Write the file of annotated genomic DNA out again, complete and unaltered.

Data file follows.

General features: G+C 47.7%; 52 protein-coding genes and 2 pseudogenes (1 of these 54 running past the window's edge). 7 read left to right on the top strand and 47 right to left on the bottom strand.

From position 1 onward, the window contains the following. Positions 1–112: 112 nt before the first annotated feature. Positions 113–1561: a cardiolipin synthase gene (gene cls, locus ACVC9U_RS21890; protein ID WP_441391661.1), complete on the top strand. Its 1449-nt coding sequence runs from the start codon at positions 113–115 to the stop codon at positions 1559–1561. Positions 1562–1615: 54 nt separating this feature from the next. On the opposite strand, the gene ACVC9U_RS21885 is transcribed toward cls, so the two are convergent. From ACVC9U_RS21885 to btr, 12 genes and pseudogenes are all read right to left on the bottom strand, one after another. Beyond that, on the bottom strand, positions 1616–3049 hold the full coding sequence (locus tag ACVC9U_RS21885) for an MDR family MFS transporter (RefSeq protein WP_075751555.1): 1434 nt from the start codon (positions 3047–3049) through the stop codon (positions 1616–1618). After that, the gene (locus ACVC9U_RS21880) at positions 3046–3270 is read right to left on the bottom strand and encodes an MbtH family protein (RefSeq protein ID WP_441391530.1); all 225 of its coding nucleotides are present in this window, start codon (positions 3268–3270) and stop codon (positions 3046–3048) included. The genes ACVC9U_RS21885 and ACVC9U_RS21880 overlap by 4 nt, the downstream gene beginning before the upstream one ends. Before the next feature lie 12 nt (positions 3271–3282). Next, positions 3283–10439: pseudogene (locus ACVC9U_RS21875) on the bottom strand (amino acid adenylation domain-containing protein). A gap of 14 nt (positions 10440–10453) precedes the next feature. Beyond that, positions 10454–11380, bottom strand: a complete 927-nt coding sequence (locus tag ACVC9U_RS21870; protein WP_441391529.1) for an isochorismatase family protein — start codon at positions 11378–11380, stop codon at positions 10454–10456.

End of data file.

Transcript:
General features: G+C 47.7%; 52 protein-coding genes and 2 pseudogenes (1 of these 54 running past the window's edge). 7 read left to right on the top strand and 47 right to left on the bottom strand.

From position 1 onward, the window contains the following. Positions 1–112: 112 nt before the first annotated feature. Positions 113–1561: a cardiolipin synthase gene (gene cls, locus ACVC9U_RS21890; protein ID WP_441391661.1), complete on the top strand. Its 1449-nt coding sequence runs from the start codon at positions 113–115 to the stop codon at positions 1559–1561. Positions 1562–1615: 54 nt separating this feature from the next. On the opposite strand, the gene ACVC9U_RS21885 is transcribed toward cls, so the two are convergent. From ACVC9U_RS21885 to btr, 12 genes and pseudogenes are all read right to left on the bottom strand, one after another. Beyond that, on the bottom strand, positions 1616–3049 hold the full coding sequence (locus tag ACVC9U_RS21885) for an MDR family MFS transporter (RefSeq protein WP_075751555.1): 1434 nt from the start codon (positions 3047–3049) through the stop codon (positions 1616–1618). After that, the gene (locus ACVC9U_RS21880) at positions 3046–3270 is read right to left on the bottom strand and encodes an MbtH family protein (RefSeq protein ID WP_441391530.1); all 225 of its coding nucleotides are present in this window, start codon (positions 3268–3270) and stop codon (positions 3046–3048) included. The genes ACVC9U_RS21885 and ACVC9U_RS21880 overlap by 4 nt, the downstream gene beginning before the upstream one ends. Before the next feature lie 12 nt (positions 3271–3282). Next, positions 3283–10439: pseudogene (locus ACVC9U_RS21875) on the bottom strand (amino acid adenylation domain-containing protein). A gap of 14 nt (positions 10440–10453) precedes the next feature. Beyond that, positions 10454–11380, bottom strand: a complete 927-nt coding sequence (locus tag ACVC9U_RS21870; protein WP_441391529.1) for an isochorismatase family protein — start codon at positions 11378–11380, stop codon at positions 10454–10456.